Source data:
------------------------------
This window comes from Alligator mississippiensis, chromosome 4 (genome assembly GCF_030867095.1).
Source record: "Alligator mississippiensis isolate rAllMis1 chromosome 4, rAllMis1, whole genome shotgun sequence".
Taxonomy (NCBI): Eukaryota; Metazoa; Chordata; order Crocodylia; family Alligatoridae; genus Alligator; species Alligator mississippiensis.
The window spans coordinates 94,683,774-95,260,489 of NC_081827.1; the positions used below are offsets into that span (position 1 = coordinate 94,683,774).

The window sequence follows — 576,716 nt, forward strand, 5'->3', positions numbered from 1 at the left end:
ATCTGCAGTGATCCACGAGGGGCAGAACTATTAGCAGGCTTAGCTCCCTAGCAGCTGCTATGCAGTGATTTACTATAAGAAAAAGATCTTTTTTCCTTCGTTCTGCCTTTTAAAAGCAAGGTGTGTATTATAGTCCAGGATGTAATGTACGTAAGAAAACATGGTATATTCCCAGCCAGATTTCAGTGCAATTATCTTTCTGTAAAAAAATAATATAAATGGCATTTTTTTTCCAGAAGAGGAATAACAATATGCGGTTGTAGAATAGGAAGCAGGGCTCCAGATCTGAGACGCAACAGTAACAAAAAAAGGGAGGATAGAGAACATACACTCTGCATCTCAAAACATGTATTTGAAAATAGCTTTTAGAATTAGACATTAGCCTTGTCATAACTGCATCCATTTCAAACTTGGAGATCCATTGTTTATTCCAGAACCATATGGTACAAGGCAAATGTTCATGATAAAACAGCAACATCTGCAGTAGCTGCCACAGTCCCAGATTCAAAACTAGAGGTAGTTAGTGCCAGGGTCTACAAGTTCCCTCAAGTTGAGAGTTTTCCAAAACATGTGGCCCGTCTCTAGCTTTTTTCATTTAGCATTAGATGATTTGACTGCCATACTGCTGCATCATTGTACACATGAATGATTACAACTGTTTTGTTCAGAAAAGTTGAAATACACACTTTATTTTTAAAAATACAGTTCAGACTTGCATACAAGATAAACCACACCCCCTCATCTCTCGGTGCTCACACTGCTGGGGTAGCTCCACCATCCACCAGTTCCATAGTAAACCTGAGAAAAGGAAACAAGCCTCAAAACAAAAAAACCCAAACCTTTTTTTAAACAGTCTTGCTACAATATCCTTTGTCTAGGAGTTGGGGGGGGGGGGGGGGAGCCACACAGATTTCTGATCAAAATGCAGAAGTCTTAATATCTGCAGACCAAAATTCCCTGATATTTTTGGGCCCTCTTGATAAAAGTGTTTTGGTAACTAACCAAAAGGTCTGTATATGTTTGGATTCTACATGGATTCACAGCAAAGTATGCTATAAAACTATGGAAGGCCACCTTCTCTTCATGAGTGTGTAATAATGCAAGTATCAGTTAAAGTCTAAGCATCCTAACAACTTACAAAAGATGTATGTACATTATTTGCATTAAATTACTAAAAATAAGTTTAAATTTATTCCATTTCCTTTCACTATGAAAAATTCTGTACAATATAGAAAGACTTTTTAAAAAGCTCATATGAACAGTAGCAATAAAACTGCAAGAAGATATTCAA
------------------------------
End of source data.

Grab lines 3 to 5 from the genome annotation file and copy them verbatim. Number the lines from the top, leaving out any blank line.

Taxonomy (NCBI): Eukaryota; Metazoa; Chordata; order Crocodylia; family Alligatoridae; genus Alligator; species Alligator mississippiensis.
The window spans coordinates 94,683,774-95,260,489 of NC_081827.1; the positions used below are offsets into that span (position 1 = coordinate 94,683,774).

The window sequence follows — 576,716 nt, forward strand, 5'->3', positions numbered from 1 at the left end: